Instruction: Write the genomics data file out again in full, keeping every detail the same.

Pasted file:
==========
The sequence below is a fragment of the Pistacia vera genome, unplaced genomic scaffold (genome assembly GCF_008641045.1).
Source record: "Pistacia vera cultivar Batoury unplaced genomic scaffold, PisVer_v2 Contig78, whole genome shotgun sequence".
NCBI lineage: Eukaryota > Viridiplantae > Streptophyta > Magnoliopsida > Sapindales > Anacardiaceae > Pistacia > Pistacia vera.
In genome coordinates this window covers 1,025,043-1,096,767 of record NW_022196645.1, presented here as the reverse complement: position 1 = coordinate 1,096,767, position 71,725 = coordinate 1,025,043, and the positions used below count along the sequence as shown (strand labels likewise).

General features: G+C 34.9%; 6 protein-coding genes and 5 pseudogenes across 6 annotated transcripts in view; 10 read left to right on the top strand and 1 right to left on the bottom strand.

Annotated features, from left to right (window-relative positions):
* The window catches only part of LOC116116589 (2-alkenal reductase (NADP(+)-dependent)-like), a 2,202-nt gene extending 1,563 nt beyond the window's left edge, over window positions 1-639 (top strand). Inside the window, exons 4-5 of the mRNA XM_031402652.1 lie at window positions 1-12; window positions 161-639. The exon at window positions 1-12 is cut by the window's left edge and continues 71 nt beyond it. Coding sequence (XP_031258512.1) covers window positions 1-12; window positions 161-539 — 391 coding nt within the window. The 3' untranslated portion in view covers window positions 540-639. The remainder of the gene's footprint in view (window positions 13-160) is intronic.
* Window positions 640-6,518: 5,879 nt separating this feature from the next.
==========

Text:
The sequence below is a fragment of the Pistacia vera genome, unplaced genomic scaffold (genome assembly GCF_008641045.1).
Source record: "Pistacia vera cultivar Batoury unplaced genomic scaffold, PisVer_v2 Contig78, whole genome shotgun sequence".
NCBI lineage: Eukaryota > Viridiplantae > Streptophyta > Magnoliopsida > Sapindales > Anacardiaceae > Pistacia > Pistacia vera.
In genome coordinates this window covers 1,025,043-1,096,767 of record NW_022196645.1, presented here as the reverse complement: position 1 = coordinate 1,096,767, position 71,725 = coordinate 1,025,043, and the positions used below count along the sequence as shown (strand labels likewise).

General features: G+C 34.9%; 6 protein-coding genes and 5 pseudogenes across 6 annotated transcripts in view; 10 read left to right on the top strand and 1 right to left on the bottom strand.

Annotated features, from left to right (window-relative positions):
* The window catches only part of LOC116116589 (2-alkenal reductase (NADP(+)-dependent)-like), a 2,202-nt gene extending 1,563 nt beyond the window's left edge, over window positions 1-639 (top strand). Inside the window, exons 4-5 of the mRNA XM_031402652.1 lie at window positions 1-12; window positions 161-639. The exon at window positions 1-12 is cut by the window's left edge and continues 71 nt beyond it. Coding sequence (XP_031258512.1) covers window positions 1-12; window positions 161-539 — 391 coding nt within the window. The 3' untranslated portion in view covers window positions 540-639. The remainder of the gene's footprint in view (window positions 13-160) is intronic.
* Window positions 640-6,518: 5,879 nt separating this feature from the next.